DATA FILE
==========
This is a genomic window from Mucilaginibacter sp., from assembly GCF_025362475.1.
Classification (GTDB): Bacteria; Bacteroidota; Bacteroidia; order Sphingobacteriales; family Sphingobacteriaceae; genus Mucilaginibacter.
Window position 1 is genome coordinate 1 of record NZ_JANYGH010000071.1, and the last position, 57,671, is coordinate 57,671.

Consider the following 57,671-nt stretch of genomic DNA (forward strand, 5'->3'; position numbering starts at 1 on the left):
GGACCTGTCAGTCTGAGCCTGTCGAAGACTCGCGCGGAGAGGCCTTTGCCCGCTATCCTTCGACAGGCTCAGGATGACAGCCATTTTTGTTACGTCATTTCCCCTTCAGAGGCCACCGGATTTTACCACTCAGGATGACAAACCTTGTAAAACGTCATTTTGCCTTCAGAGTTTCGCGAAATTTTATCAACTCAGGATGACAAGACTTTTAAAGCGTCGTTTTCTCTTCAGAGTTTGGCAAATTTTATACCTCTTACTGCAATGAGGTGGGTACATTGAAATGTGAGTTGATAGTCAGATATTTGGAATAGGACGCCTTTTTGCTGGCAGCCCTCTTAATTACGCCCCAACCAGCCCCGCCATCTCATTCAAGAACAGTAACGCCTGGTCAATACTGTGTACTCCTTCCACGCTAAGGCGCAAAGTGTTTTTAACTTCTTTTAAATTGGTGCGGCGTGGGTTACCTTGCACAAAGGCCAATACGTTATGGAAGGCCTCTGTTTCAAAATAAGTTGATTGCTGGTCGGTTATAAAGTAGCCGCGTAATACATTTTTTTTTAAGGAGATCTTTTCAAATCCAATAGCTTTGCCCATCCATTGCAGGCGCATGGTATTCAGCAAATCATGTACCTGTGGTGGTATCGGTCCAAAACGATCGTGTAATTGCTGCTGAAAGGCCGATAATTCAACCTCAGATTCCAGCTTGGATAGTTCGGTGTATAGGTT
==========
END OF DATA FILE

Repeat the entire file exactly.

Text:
This is a genomic window from Mucilaginibacter sp., from assembly GCF_025362475.1.
Classification (GTDB): Bacteria; Bacteroidota; Bacteroidia; order Sphingobacteriales; family Sphingobacteriaceae; genus Mucilaginibacter.
Window position 1 is genome coordinate 1 of record NZ_JANYGH010000071.1, and the last position, 57,671, is coordinate 57,671.

Consider the following 57,671-nt stretch of genomic DNA (forward strand, 5'->3'; position numbering starts at 1 on the left):
GGACCTGTCAGTCTGAGCCTGTCGAAGACTCGCGCGGAGAGGCCTTTGCCCGCTATCCTTCGACAGGCTCAGGATGACAGCCATTTTTGTTACGTCATTTCCCCTTCAGAGGCCACCGGATTTTACCACTCAGGATGACAAACCTTGTAAAACGTCATTTTGCCTTCAGAGTTTCGCGAAATTTTATCAACTCAGGATGACAAGACTTTTAAAGCGTCGTTTTCTCTTCAGAGTTTGGCAAATTTTATACCTCTTACTGCAATGAGGTGGGTACATTGAAATGTGAGTTGATAGTCAGATATTTGGAATAGGACGCCTTTTTGCTGGCAGCCCTCTTAATTACGCCCCAACCAGCCCCGCCATCTCATTCAAGAACAGTAACGCCTGGTCAATACTGTGTACTCCTTCCACGCTAAGGCGCAAAGTGTTTTTAACTTCTTTTAAATTGGTGCGGCGTGGGTTACCTTGCACAAAGGCCAATACGTTATGGAAGGCCTCTGTTTCAAAATAAGTTGATTGCTGGTCGGTTATAAAGTAGCCGCGTAATACATTTTTTTTTAAGGAGATCTTTTCAAATCCAATAGCTTTGCCCATCCATTGCAGGCGCATGGTATTCAGCAAATCATGTACCTGTGGTGGTATCGGTCCAAAACGATCGTGTAATTGCTGCTGAAAGGCCGATAATTCAACCTCAGATTCCAGCTTGGATAGTTCGGTGTATAGGTT